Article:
It didn’t seem credible that Hill was demanding money for just using basic office equipment exactly the way it was intended to be used. So Vicinanza clarified:

"So you're claiming anyone on a network with a scanner owes you a license?" asked Vicinanza. "He said, 'Yes, that's correct.' And at that point, I just lost it."

This hits home for me in two ways. First, the alleged patents date from 1996, and I was personally involved in a project to put scanners on networks starting around 1994. It was cleverly called NetScan, and it eventually failed for a variety of reasons, but by 1996 we had an actual box on the market that allowed you to connect a scanner and program it to send documents to your internal email account. I have no doubt that the patent trolls in this case would argue that the technology we used was subtly different from theirs (we emailed TIFF files, for example, while their patent covers PDFs), but that's almost certainly legalistic nonsense. You connected a scanner to our box, entered a bunch of data identifying users, and then you could scan documents and have them automatically emailed to your desktop. We didn't even bother patenting it because the idea was pretty obvious.

On a related note, a couple of years ago I got a call from a lawyer working on a patent case. I'll skip the details, but his client was getting sued for allegedly infringing a patent that involved sending scanned documents from one workstation to another. He called me because I had worked on a product that used similar techniques, which he was hoping would demonstrate prior art. At first, I had a hard time taking him seriously: the stuff he was talking about was so simple, and so obvious, that it seemed flatly impossible to me that anyone could even be claiming a patent on it. But someone was. In the end, I don't think I was able to help much, but I offered my time anyway just because the whole thing was so outrageous.

This is a big reason that I'm such a stone foe of software patents. It's not that there's no such thing as a genuinely innovative software technique. Of course there is. The problem is that in real life, nearly all the actual cases seem to be over methods and processes that are obvious to anyone working in the industry once the underlying technology makes them possible. We started work on NetScan in 1994, for example, because that was about the time that internal email was getting popular, personal scanners were getting popular, and businesses were looking for ways to avoid having to buy a scanner for every employee. A networked scanner was an obvious solution, and using email as the delivery mechanism was also obvious. So that's what we did. A bunch of other people did the same thing at about the same time because it was obvious. Once network infrastructure is in place, lots of things suddenly become obvious.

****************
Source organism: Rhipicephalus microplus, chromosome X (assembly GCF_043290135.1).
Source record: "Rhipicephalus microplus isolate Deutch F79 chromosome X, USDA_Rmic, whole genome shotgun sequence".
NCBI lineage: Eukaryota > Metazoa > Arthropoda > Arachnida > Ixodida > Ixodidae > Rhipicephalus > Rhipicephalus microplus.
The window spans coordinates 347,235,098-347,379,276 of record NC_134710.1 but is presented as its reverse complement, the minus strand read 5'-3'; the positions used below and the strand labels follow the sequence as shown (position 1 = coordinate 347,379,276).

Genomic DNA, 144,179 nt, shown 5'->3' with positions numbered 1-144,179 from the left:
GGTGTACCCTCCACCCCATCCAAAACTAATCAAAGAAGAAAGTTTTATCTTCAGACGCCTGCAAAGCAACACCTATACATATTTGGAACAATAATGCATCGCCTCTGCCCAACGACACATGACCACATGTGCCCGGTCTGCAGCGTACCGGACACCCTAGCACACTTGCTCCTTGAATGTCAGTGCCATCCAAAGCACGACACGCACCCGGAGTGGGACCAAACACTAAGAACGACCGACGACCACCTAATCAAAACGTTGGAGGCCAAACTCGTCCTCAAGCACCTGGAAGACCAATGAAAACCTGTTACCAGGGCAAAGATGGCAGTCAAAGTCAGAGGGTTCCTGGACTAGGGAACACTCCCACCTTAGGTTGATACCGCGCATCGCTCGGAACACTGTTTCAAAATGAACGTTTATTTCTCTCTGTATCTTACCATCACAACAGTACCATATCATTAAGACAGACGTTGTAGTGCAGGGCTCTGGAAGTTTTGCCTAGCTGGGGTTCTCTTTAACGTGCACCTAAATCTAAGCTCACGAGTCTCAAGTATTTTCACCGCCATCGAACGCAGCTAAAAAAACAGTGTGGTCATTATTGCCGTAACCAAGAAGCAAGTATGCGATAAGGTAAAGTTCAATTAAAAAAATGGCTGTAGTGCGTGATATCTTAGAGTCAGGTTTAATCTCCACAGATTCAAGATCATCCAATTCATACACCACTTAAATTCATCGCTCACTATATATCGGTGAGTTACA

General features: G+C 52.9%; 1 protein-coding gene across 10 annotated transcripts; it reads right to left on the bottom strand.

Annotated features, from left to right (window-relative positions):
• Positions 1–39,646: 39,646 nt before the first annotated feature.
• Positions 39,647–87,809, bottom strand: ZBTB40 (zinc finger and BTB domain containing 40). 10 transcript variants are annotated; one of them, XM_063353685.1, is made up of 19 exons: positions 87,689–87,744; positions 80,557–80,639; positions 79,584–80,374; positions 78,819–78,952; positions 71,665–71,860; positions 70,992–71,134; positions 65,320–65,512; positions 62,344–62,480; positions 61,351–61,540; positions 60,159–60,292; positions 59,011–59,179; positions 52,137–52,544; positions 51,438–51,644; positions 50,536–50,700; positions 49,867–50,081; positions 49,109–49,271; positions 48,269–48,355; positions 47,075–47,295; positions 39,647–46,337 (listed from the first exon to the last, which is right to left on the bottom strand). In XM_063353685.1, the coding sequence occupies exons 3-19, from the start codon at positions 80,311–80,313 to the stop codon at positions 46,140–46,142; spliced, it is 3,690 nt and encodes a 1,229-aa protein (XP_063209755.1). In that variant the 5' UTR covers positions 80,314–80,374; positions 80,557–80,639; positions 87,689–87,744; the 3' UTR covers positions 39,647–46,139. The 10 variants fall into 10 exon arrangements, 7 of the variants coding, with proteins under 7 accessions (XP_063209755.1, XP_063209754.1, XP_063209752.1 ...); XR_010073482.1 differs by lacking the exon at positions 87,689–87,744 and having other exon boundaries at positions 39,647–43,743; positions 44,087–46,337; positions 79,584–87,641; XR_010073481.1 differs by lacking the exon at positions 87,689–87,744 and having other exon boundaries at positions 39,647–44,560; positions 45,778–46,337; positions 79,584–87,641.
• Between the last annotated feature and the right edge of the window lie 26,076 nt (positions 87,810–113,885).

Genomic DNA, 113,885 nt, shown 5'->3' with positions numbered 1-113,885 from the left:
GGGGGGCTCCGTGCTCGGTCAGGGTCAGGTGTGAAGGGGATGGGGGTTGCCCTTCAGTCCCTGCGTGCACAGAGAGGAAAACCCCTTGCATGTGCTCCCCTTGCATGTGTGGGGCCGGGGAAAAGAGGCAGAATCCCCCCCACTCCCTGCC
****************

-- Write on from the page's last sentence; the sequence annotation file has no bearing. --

You should read Mullin's whole story if you want to work up a good case of outrage. It's slimier than usual because the patent trolls in question are targeting end users, but really, in concept it's not that different from patent trolling between corporations. It's possible that there are other ways of addressing this other than banning software patents entirely, but the more I see of this stuff, the more I think that an outright ban is really the only way to fix this. It's doing too much damage to settle for half measures.

Andrew Sullivan is leaving the Daily Beast and striking out on his own. (Or re-striking out, I suppose, since he was on his own originally until he began blogging for magazine employers.) For now, his plan is to eschew advertising and simply charge a yearly fee for access to the blog:

Some people I bump into ask me how we produce 240 posts a week (13,000 separate posts last year alone) or how we read the 90,000 emails we get a year. I have a simple answer: we work our asses off. And my colleagues and I deserve to be paid for it....If this model works, we'll have proof of principle that a small group of writers and editors can be paid directly by readers, and that an independent site, if tended to diligently, can grow an audience large enough to sustain it indefinitely.

No argument there. From a purely selfish point of view, though, this is a trend that's a real problem for blogging. I currently subscribe to three newspapers: the LA Times, the New York Times, and the Wall Street Journal. This costs me over a thousand dollars a year, but I need to have access to all these sites to do my job decently. But as more and more media sites start erecting paywalls, I simply won't be able to afford to keep up all the subscriptions. Andrew's 20 bucks a year is obviously fairly small change compared to subscription fees from big media operations, but as more and more sites go down this path, my choices are going to get harder and harder.

This isn't the biggest deal in the world at the moment. It's just worth a mention. Blogging has always been critically dependent on having free access to a wide variety of media, since you need to trawl through huge amounts of material to find the occasional pieces you want to write about. But as free access gets rarer, blogging is going to get harder. I wonder what it's going to be like a decade from now?